I think it will be accepted as well they accepted the wind farms proposed off Martha’s Vineyard and Nantucket near their summer homes.

Quotas by any other name

I received the following from Drew Faust, president of Harvard University, 2 days ago.  My comments are at the end.  I’d be interested in what readers think about the issue. Click “Post a Comment” at the end to do so.

Harvard University - Office of the President

Dear Alumni and Friends,

In the weeks and months ahead, a lawsuit aimed to compromise Harvard’s ability to compose a diverse student body will move forward in the courts and in the media. As the case proceeds, an organization called Students for Fair Admissions—formed in part to oppose Harvard’s commitment to diversity—will seek to paint an unfamiliar and inaccurate image of our community and our admissions processes, including by raising allegations of discrimination against Asian-American applicants to Harvard College. These claims will rely on misleading, selectively presented data taken out of context. Their intent is to question the integrity of the undergraduate admissions process and to advance a divisive agenda. Please see here for more information about the case.

Year after year, Harvard brings together a community that is the most varied and diverse that any of us is likely ever to encounter. Harvard students benefit from working and living alongside people of different backgrounds, experiences, and perspectives as they prepare for the complex world that awaits them and their considerable talents.

I have affirmed in the past, and do so again today, that Harvard will vigorously defend its longstanding values and the processes by which it seeks to create a diverse educational community. We will stand behind an approach that has been held up as legal and fair by the Supreme Court, one that relies on broad and extensive outreach to exceptional students in order to attract excellence from all backgrounds.

As this case generates widespread attention and comment, Harvard will react swiftly and thoughtfully to defend diversity as the source of our strength and our excellence—and to affirm the integrity of our admissions process. A diverse student body enables us to enrich, to educate, and to challenge one another. As a university community, we are bound across differences by a shared commitment to learning, to pursuing truth, and to embracing the rigor and respect of argument and evidence. We never give up on the promise of a world made better by an assumption revisited, an understanding expanded, or a truth questioned—again and again and again.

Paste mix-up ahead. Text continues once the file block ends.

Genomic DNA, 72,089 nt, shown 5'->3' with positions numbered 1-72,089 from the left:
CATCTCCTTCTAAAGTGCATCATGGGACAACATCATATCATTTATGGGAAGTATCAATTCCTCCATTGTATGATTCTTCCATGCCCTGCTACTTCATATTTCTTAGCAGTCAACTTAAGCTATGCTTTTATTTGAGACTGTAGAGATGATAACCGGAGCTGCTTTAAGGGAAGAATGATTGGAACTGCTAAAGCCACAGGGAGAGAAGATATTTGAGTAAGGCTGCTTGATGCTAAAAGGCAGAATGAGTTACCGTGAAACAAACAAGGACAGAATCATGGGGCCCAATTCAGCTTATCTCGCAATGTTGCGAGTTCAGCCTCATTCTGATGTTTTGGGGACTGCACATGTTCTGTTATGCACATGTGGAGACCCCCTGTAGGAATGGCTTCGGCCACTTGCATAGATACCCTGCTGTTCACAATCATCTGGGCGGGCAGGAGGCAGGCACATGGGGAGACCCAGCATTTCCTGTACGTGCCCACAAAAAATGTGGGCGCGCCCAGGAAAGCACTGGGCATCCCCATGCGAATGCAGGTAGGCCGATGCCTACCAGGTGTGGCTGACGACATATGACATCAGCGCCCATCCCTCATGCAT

Last month, I presided over our Commencement Exercises for a final time and reveled in the accomplishments of our graduates and alumni, and in the joy and pride of the faculty who educated them, the staff who enabled their manifold successes, and the family members who helped nurture them and their aspirations. Tercentenary Theatre was filled with individuals from the widest range of backgrounds and life experiences. It was a powerful reminder that the heart of this extraordinary institution is its people.

Now, we have an opportunity to stand together and to defend the ideals and the people that make our community so extraordinary. I am committed to ensuring that veritaswill prevail.

Sincerely,
Drew Faust 

© 2018 The President and Fellows of Harvard College | Harvard.edu

Harvard University | Massachusetts Hall | Cambridge, MA 02138

Dr Faust:

You are not defending diversity — you are defending quotas against Asians as Harvard did against Jews years ago — and I’m not Asian

 M. S.  Chemistry 1962

Tom Wolfe R. I. P

Tom Wolfe has passed on.  It’s worth republishing an appreciation of him and how he changed writing in America. It contains links to a 3 part review of what was probably his last book “The Kingdom of Speech”

Tom Wolfe — an appreciation

Tom Wolfe’s writing style and the genre he created have been part of the intellectual wallpaper for so long, that it’s easy to forget how badly he was needed. The following is quite autobiographical, but it does put his emergence in context.

Intellectually isolated adolescents in the early 50s read books, lots of them (minimal TV of any intellectual content, no internet etc. etc.) I had plenty of time in high school, with two 16 mile rides on the school bus each day. So I managed to read a book a day my senior year in high school. I particularly loved Balzac and Dickens for the way they wrote about all levels of society.

So although I was fairly well read on entry into Princeton in the fall of 1956, I was a geographic naif, never really having travelled west of Philly. I was a social naif as well, with only 6/24 boys in my high school class going on to collage. The ones that didn’t went into the military, law enforcement or the trades. None of the 24 girls got further education, initially at least. This was not a high or wealthy social background. I was the first member of my family not to go to Rutgers (the state school of New Jersey).

The Princeton Triangle Club put on a rather sophomoric show each year which toured the east coast and midwest on Christmas break. Earlier famous members included Jimmy Stewart and Josh Logan. Later, after women were admitted, Brooke Shields. I was good enough to make pianist in the pit band for the show and did this for two years.  The incredibly creative guy writing the shows was Clark Gesner, who soon after wrote “You’re a Good Man Charlie Brown” and essentially retired in his late 20s.

The class of 1959 was the first at Princeton to have more High School graduates than preppies. To the alums that put us up in their homes after the show, it was assumed that we were to the manor born (as many of them were).

Seeing upper class society was quite an education. After each show the performers (and band) were invited to debutante parties. I’d never seen anything like it, and none of the American novels I’d read dealt with it. The musicians in the band would listen to the society orchestras playing (Lester Lanin, Peter Duchin, Meyer Davis) and dance with the debs. In Chicago, I even was the male presenting one debutante, rather than a local — probably because she was Jewish and none of the locals would do it. In Grosse Point Michigan the following exchange occurred with a deb who seemed intelligent. Where do you go to school? Oh someplace back East. How do you like the party? Enough for me to decide not to attempt to become part of that world (not that it was ever possible).